How the Treasury’s dodgy dossiers grossly exaggerated the economic impact of Brexit

David Blake
David Cameron Speaks To Business Employees About Remaining In Europe
The claim that GDP per household would be £4,300 lower by 2030 has been widely used in the referendum campaign (Source: Getty)

With just over a week to go before Britain votes, the Remain campaign is relying heavily on analysis produced by the Treasury which claims a variety of extremely negative impacts in both the short and the long term from the UK leaving the EU.

Having reviewed the two models used by the Treasury, however, it is clear that its “dodgy dossiers” grossly exaggerate the economic consequences of Brexit.

The long-term model

First, the Treasury uses a gravity model with the EU at its centre, which predicts that GDP per household will be lower by £4,300 by 2030 if the UK votes to leave the EU.

But this model is inconsistent with:

  • The UK’s reduction in its share of exports to the EU from 54 per cent in 2006 to 44 per cent in 2015 while the Single Market was deepening;
  • The rapid growth of Greenland’s economy when it left the EU in 1985;
  • The fact that Ireland’s trade with the UK was unchanged by her exit from the sterling area in 1979.

The same model would predict that:

  • The UK would be better off joining the euro;
  • If Scotland left the UK, its trade with the rest of the UK would fall by 80 per cent – this effectively means no trade which is just not credible.

The short-term model

Second, the Treasury uses a vector autoregressive (VAR) model to predict an immediate recession if the UK votes to leave the EU.

There is no causality in a VAR model – it merely projects forward the existing trends among a series of variables. For example, during the 2008 global financial crisis, there was a negative relationship between a “comprehensive UK uncertainty indicator (UI)” and GDP – the former went up and the other went down almost instantaneously.

Yet GDP is a slowly moving juggernaut compared with the UI, which can change on a daily or hourly basis. The UI might well be elevated at the same time that GDP is falling, but it takes a leap of faith to then say that the heightened level of uncertainty “causes” GDP to fall almost instantaneously.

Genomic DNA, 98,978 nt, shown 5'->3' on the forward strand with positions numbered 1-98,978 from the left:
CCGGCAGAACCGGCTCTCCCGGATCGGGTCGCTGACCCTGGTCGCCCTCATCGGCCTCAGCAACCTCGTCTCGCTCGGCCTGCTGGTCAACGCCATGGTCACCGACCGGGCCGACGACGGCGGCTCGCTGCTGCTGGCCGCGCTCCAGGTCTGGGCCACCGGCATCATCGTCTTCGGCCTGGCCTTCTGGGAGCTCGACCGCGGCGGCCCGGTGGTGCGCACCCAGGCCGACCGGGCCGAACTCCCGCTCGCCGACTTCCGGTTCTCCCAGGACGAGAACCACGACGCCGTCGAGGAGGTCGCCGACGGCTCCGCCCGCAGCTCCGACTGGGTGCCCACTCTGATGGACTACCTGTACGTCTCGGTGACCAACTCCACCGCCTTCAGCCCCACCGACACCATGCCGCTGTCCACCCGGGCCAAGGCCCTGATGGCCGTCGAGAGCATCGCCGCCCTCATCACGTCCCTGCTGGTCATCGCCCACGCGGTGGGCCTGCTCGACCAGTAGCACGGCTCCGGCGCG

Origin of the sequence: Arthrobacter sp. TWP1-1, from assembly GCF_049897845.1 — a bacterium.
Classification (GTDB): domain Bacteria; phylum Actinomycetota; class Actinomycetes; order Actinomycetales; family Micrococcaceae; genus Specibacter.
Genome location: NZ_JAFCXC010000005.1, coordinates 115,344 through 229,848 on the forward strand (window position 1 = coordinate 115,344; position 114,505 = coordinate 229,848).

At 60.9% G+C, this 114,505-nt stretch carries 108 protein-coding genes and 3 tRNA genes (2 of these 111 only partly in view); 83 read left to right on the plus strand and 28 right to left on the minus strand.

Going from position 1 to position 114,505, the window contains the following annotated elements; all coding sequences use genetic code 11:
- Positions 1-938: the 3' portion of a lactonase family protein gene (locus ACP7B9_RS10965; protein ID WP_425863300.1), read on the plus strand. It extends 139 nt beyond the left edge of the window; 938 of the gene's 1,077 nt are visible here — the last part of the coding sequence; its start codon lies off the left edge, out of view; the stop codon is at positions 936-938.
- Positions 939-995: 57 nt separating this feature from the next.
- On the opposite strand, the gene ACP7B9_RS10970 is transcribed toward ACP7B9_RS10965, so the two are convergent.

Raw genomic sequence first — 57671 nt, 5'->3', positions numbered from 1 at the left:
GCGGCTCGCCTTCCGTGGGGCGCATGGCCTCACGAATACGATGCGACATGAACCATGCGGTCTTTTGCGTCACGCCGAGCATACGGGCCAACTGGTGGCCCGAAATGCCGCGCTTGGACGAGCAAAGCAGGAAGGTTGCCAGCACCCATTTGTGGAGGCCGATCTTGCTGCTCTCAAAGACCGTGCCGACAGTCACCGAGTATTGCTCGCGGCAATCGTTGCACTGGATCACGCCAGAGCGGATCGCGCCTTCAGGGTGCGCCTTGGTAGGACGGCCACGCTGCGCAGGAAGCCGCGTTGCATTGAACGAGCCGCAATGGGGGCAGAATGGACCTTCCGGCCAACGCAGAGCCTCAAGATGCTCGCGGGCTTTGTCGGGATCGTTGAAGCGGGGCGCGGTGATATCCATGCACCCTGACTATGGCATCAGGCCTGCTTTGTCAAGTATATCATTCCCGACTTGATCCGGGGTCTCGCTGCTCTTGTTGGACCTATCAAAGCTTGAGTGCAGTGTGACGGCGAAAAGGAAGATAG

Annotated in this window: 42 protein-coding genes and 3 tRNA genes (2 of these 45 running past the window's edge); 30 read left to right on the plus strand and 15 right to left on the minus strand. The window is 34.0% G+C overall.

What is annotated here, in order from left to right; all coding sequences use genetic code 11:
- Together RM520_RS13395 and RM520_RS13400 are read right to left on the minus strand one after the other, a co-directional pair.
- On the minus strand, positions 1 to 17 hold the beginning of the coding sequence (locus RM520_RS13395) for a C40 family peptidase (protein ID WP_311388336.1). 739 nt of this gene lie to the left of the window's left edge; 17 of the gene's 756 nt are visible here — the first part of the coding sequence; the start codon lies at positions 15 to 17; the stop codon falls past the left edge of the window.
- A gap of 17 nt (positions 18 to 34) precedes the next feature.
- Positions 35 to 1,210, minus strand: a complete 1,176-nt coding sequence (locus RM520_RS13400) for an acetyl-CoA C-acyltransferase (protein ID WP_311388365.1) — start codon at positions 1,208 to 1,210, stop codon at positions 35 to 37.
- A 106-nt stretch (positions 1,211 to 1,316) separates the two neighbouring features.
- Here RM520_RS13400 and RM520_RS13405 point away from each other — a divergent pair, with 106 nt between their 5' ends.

The Treasury assumes that voting to leave the EU will constitute an economic shock equivalent to 50 per cent of the shock of the global financial crisis.

It also assumes that the shock to uncertainty remains constant throughout the two-year period after Brexit. Yet not even in the global financial crisis did the shock stay constant for two years.

Read more: The true impact of Brexit is drastically less certain than economists claim

These two assumptions will automatically generate a recession – “caused” by the heightened uncertainty – that cuts UK GDP by 6 per cent in two years’ time. This is equivalent to 50 per cent of UK trade with the EU – yet we will still be in the Single Market during this period.

The depth of the recession is made worse by another Treasury assumption, namely that there will be no policy response to this shock – the Treasury will just sit on its hands while the economy dives.

Had the Treasury behaved in the same way during the global financial crisis, this would have been catastrophic for the economy. Yet it carefully managed expectations (“we will do whatever it takes”) and backed this up by pumping £375bn into the economy.

In short, the Treasury’s reports are completely unbalanced because they consider only the benefits of staying and the risks of leaving – but not the benefits of leaving and the risks of staying. They are written in an alarmist, scaremongering tone that would delight Private Fraser in Dad’s Army.

Read more: Osborne is entirely wrong: Voters would gain from Brexit

They also fail to consider the results of other models that predict that leaving the EU will make very little difference to the UK economy. The key model that is not considered is a gravity model centred on the world under WTO rules: no need to wait years negotiating a trade agreement, just agree to trade.

Our economy will be fine outside this small customs union facing big internal problems – such as the democratic deficit, the failure of Schengen and the euro, and the disastrous implications for political and social stability in the EU.

I prefer to heed the words of Corporal Jones – “don’t panic” – but first I am going to bin the Treasury’s two “dodgy dossiers”.

Click here to read David Blake's full report.

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